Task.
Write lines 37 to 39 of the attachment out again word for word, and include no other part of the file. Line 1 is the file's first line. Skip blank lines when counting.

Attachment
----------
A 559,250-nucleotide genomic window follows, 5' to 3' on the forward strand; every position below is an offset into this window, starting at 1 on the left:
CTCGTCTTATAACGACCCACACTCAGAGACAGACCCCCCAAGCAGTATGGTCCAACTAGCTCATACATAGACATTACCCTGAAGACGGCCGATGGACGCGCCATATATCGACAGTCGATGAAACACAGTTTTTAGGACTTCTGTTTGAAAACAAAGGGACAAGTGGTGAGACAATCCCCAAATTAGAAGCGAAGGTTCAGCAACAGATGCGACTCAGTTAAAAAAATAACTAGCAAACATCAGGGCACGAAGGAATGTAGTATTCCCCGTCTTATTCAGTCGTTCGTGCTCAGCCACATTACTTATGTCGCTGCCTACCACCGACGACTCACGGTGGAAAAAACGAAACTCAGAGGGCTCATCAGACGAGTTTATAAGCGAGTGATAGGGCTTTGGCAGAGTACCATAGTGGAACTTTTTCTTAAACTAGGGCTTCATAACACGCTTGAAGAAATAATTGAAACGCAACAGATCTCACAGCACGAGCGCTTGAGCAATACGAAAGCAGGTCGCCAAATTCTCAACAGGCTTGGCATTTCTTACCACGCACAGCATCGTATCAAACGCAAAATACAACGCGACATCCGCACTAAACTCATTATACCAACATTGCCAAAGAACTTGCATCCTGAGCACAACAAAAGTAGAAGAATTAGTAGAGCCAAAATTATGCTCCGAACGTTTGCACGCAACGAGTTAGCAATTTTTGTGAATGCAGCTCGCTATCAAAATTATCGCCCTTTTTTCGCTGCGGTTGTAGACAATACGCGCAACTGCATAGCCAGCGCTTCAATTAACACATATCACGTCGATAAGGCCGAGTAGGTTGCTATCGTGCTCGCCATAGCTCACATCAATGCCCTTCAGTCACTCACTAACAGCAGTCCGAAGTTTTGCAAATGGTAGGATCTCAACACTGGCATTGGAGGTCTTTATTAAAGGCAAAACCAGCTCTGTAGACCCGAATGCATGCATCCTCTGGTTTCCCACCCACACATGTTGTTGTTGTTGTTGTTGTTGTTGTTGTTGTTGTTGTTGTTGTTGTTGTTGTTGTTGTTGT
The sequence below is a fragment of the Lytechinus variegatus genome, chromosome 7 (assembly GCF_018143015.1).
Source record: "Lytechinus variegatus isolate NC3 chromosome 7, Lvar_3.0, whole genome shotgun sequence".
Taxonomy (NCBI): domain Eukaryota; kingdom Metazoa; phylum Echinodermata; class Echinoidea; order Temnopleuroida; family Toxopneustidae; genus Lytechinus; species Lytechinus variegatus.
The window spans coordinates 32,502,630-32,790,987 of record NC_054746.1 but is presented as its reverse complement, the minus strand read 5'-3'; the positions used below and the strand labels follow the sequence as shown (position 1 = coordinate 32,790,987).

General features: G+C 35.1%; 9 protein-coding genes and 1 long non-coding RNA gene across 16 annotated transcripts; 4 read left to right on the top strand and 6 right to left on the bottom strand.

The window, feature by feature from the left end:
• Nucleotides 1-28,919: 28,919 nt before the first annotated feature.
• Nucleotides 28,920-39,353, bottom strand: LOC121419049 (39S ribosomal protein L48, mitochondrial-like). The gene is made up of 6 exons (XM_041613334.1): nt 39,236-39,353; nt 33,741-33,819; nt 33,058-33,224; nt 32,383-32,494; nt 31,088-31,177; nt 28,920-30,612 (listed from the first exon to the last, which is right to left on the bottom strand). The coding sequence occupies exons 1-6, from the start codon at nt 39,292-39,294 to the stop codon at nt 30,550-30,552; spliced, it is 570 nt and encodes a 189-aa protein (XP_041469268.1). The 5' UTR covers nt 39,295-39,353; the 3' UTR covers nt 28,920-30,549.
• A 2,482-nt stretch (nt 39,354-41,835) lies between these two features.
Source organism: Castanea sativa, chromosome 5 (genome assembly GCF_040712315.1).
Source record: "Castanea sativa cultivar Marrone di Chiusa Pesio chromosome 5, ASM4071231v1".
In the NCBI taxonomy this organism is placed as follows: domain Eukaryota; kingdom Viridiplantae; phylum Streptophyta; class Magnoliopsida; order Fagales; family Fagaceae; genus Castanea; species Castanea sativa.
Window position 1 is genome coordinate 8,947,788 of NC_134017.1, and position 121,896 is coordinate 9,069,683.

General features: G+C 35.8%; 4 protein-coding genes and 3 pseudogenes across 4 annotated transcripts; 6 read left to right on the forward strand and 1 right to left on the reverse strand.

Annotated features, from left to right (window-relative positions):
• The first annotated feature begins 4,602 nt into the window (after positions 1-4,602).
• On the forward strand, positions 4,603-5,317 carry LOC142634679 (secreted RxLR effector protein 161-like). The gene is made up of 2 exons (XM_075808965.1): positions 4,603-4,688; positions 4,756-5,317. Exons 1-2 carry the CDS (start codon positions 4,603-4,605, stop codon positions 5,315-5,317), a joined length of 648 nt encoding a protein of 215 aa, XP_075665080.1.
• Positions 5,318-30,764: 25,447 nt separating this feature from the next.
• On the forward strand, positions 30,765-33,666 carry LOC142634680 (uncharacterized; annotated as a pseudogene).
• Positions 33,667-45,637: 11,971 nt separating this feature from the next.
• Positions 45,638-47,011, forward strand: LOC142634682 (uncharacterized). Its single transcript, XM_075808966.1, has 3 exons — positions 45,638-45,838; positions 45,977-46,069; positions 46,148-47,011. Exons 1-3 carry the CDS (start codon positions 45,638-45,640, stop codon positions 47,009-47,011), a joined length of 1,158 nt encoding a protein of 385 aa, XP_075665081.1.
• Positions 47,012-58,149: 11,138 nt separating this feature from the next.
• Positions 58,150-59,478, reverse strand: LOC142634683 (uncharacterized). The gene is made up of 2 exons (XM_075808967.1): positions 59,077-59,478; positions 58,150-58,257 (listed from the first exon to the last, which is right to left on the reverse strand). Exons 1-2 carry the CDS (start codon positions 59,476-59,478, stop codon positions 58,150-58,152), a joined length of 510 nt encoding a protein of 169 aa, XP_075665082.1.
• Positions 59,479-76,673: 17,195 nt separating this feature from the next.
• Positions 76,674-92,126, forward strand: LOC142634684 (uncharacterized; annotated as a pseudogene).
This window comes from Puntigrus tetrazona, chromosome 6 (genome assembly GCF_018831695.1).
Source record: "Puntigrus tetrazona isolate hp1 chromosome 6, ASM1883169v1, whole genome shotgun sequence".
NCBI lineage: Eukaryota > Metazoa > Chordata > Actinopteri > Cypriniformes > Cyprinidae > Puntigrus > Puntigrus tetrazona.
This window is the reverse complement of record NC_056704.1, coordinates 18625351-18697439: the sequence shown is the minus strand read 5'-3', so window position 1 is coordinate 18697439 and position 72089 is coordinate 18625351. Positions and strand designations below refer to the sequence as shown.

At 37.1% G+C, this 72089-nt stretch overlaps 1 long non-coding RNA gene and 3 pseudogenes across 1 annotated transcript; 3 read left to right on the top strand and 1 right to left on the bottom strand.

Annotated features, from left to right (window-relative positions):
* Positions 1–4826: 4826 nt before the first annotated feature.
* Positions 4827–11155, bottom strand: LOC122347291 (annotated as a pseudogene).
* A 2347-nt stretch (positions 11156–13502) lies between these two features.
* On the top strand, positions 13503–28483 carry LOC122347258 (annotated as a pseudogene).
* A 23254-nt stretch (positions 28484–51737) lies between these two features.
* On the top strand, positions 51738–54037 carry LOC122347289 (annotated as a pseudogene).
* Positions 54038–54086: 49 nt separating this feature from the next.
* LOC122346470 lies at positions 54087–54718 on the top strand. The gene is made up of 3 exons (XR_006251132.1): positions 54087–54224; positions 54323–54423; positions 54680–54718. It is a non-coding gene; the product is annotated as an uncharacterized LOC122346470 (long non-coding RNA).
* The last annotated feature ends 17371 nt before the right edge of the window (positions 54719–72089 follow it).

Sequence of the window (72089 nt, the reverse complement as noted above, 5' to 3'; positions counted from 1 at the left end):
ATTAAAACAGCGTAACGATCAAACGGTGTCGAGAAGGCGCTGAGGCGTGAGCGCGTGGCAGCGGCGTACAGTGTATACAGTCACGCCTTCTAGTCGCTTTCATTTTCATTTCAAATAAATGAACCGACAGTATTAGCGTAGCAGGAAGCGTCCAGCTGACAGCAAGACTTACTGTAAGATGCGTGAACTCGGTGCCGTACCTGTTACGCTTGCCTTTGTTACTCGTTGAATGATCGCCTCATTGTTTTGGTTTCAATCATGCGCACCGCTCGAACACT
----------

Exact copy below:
* On the top strand, positions 13503–28483 carry LOC122347258 (annotated as a pseudogene).
* A 23254-nt stretch (positions 28484–51737) lies between these two features.
* On the top strand, positions 51738–54037 carry LOC122347289 (annotated as a pseudogene).